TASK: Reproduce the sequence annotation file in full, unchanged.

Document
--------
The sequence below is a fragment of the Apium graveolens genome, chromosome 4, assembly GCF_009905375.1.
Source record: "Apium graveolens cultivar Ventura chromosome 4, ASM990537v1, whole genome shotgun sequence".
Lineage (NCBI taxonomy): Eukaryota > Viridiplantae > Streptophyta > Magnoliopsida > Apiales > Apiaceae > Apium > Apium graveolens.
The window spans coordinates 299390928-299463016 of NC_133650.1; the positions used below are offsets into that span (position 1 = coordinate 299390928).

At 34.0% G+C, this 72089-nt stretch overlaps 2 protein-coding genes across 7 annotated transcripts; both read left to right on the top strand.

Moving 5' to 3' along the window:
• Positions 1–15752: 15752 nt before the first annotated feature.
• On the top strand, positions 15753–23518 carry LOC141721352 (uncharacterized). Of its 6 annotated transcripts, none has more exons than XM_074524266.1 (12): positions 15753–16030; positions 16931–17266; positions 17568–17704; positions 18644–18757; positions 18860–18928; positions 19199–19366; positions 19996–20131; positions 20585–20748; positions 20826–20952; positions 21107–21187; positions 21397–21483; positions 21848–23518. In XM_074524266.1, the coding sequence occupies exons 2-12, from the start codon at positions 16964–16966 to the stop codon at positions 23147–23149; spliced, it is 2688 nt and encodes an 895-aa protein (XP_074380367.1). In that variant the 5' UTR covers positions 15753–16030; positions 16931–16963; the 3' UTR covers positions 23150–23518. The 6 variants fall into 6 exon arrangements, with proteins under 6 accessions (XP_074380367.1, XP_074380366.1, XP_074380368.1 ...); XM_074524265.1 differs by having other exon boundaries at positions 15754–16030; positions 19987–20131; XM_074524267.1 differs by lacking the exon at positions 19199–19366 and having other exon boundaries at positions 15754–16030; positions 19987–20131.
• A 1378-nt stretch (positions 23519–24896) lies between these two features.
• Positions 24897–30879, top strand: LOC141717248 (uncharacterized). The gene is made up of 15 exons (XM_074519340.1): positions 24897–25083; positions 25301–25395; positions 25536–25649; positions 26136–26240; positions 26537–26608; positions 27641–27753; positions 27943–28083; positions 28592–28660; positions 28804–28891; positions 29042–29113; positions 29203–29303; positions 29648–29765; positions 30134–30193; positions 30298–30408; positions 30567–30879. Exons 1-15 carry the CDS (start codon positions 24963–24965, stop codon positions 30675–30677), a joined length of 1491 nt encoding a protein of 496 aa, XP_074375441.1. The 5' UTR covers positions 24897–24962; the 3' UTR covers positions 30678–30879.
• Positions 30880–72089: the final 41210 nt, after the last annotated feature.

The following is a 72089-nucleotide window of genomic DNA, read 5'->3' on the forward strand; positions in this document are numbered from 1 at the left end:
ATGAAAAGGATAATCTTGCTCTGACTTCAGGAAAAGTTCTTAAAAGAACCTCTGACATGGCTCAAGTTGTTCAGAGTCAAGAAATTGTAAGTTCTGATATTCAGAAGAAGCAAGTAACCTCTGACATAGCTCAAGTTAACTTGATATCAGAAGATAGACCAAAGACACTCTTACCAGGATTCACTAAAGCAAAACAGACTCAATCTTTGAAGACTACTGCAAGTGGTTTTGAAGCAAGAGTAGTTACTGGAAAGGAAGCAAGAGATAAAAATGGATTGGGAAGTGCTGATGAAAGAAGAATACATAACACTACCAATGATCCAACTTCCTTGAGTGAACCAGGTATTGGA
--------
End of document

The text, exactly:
The sequence below is a fragment of the Apium graveolens genome, chromosome 4, assembly GCF_009905375.1.
Source record: "Apium graveolens cultivar Ventura chromosome 4, ASM990537v1, whole genome shotgun sequence".
Lineage (NCBI taxonomy): Eukaryota > Viridiplantae > Streptophyta > Magnoliopsida > Apiales > Apiaceae > Apium > Apium graveolens.
The window spans coordinates 299390928-299463016 of NC_133650.1; the positions used below are offsets into that span (position 1 = coordinate 299390928).

At 34.0% G+C, this 72089-nt stretch overlaps 2 protein-coding genes across 7 annotated transcripts; both read left to right on the top strand.

Moving 5' to 3' along the window:
• Positions 1–15752: 15752 nt before the first annotated feature.
• On the top strand, positions 15753–23518 carry LOC141721352 (uncharacterized). Of its 6 annotated transcripts, none has more exons than XM_074524266.1 (12): positions 15753–16030; positions 16931–17266; positions 17568–17704; positions 18644–18757; positions 18860–18928; positions 19199–19366; positions 19996–20131; positions 20585–20748; positions 20826–20952; positions 21107–21187; positions 21397–21483; positions 21848–23518. In XM_074524266.1, the coding sequence occupies exons 2-12, from the start codon at positions 16964–16966 to the stop codon at positions 23147–23149; spliced, it is 2688 nt and encodes an 895-aa protein (XP_074380367.1). In that variant the 5' UTR covers positions 15753–16030; positions 16931–16963; the 3' UTR covers positions 23150–23518. The 6 variants fall into 6 exon arrangements, with proteins under 6 accessions (XP_074380367.1, XP_074380366.1, XP_074380368.1 ...); XM_074524265.1 differs by having other exon boundaries at positions 15754–16030; positions 19987–20131; XM_074524267.1 differs by lacking the exon at positions 19199–19366 and having other exon boundaries at positions 15754–16030; positions 19987–20131.
• A 1378-nt stretch (positions 23519–24896) lies between these two features.
• Positions 24897–30879, top strand: LOC141717248 (uncharacterized). The gene is made up of 15 exons (XM_074519340.1): positions 24897–25083; positions 25301–25395; positions 25536–25649; positions 26136–26240; positions 26537–26608; positions 27641–27753; positions 27943–28083; positions 28592–28660; positions 28804–28891; positions 29042–29113; positions 29203–29303; positions 29648–29765; positions 30134–30193; positions 30298–30408; positions 30567–30879. Exons 1-15 carry the CDS (start codon positions 24963–24965, stop codon positions 30675–30677), a joined length of 1491 nt encoding a protein of 496 aa, XP_074375441.1. The 5' UTR covers positions 24897–24962; the 3' UTR covers positions 30678–30879.
• Positions 30880–72089: the final 41210 nt, after the last annotated feature.

The following is a 72089-nucleotide window of genomic DNA, read 5'->3' on the forward strand; positions in this document are numbered from 1 at the left end:
ATGAAAAGGATAATCTTGCTCTGACTTCAGGAAAAGTTCTTAAAAGAACCTCTGACATGGCTCAAGTTGTTCAGAGTCAAGAAATTGTAAGTTCTGATATTCAGAAGAAGCAAGTAACCTCTGACATAGCTCAAGTTAACTTGATATCAGAAGATAGACCAAAGACACTCTTACCAGGATTCACTAAAGCAAAACAGACTCAATCTTTGAAGACTACTGCAAGTGGTTTTGAAGCAAGAGTAGTTACTGGAAAGGAAGCAAGAGATAAAAATGGATTGGGAAGTGCTGATGAAAGAAGAATACATAACACTACCAATGATCCAACTTCCTTGAGTGAACCAGGTATTGGA